What Are the Effects of Nonselective Beta Blockers?


Quick Answer

According to the American Heart Association, beta blockers are drugs that slow the heartbeat, lessen the force with which the heart muscle contracts and reduce blood vessel contraction in the heart, brain and throughout the body. As the Texas Heart Institute points out, the beta blocker class includes both selective and nonselective beta blockers. They work by blocking the effects of adrenaline on the body's beta receptors.

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Full Answer

Selective beta blockers primarily block the beta one receptor, which is responsible for heart rate and strength of the heartbeat, explains the Texas Heart Institute. Nonselective beta blockers also block the beta two receptor, which is responsible for the function of smooth muscles (muscles that control automatic body functions). Beta blockers are used to treat conditions such as hypertension, congestive heart failure, arrhythmia, angina, and post myocardial infarction.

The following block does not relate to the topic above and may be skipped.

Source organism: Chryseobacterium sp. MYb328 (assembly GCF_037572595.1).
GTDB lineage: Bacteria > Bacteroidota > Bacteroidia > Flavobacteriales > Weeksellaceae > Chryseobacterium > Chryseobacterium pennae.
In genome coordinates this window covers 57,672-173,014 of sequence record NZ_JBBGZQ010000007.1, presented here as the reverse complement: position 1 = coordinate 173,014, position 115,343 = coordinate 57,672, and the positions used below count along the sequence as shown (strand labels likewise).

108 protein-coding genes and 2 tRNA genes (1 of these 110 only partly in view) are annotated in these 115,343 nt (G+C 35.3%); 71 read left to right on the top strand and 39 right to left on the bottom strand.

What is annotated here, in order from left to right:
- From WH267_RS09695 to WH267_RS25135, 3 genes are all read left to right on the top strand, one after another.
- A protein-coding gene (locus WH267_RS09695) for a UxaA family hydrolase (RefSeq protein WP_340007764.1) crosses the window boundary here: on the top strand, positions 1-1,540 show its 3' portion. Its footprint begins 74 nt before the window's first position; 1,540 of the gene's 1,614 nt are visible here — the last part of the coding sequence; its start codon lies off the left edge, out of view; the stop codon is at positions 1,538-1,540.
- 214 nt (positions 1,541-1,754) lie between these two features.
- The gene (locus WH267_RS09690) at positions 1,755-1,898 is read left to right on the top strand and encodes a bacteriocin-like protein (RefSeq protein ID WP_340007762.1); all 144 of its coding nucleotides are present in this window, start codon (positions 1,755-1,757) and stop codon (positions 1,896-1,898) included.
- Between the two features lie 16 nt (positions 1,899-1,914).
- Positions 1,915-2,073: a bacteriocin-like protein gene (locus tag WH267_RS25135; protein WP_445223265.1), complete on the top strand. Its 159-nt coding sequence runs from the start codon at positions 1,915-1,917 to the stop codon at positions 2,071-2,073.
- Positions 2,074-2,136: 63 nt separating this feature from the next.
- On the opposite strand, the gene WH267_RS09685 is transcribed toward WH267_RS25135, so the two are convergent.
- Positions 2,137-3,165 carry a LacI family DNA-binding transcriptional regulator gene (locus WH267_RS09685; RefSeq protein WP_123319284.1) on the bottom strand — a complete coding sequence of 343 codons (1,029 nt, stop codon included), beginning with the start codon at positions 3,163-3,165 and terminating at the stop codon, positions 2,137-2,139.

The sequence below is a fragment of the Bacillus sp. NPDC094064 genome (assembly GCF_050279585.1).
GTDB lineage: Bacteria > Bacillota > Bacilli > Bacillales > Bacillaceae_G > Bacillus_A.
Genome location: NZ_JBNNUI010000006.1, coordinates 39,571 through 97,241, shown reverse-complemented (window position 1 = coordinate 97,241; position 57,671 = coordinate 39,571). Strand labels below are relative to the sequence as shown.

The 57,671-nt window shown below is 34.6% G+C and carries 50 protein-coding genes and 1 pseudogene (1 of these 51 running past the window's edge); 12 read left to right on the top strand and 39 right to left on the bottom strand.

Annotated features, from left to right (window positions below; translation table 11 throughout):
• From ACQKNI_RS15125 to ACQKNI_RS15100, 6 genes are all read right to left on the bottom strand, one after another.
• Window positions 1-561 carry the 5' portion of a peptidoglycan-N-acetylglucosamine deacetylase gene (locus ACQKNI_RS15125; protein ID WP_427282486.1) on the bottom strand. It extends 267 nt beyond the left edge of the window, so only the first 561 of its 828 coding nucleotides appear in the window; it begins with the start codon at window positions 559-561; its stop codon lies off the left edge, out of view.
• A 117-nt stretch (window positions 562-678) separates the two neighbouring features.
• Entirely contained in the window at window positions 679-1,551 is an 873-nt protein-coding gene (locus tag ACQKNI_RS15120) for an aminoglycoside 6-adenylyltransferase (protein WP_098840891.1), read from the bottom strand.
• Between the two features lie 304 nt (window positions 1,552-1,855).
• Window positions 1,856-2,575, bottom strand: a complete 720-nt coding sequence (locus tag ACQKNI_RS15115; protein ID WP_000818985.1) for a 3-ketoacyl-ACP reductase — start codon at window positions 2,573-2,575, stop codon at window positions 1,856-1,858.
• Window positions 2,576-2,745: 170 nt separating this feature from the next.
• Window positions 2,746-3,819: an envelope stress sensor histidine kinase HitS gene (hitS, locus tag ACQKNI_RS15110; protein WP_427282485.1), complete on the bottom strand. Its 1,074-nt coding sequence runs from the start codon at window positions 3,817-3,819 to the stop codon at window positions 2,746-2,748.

According to Dr. Richard Klabunde from Cardiovascular Pharmacology Concepts, as a result of their beta two blocking effects, nonselective beta blockers are associated with an increased risk of bronchoconstriction when administered to patients with asthma. As a result, nonselective beta blockers are contraindicated in patients with asthma or chronic obstructive pulmonary disease.

A patient should always consult a physician or pharmacist with any questions regarding his medication. As pointed out by the Texas Heart Institute, someone taking a beta blocker should report any side effects to his doctor immediately. A patient should not stop taking the medication without first consulting his doctor, or worsening of his condition can occur.

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